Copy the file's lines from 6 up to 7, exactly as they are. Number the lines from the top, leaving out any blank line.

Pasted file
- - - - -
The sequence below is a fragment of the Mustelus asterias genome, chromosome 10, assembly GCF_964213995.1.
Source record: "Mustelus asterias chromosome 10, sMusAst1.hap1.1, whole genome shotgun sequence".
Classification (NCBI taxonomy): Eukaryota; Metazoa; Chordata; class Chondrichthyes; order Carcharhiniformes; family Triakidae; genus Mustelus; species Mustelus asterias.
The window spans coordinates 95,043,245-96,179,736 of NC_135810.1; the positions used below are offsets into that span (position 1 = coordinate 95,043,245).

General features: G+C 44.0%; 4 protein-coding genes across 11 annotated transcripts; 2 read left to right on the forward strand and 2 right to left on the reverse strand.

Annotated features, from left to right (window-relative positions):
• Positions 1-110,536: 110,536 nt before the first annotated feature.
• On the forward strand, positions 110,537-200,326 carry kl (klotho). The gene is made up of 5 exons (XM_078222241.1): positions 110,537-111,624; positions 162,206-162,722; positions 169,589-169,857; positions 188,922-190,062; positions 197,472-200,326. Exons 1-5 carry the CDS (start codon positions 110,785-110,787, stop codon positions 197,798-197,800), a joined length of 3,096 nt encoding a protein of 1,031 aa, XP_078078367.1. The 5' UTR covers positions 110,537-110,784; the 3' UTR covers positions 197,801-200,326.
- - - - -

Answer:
Annotated features, from left to right (window-relative positions):
• Positions 1-110,536: 110,536 nt before the first annotated feature.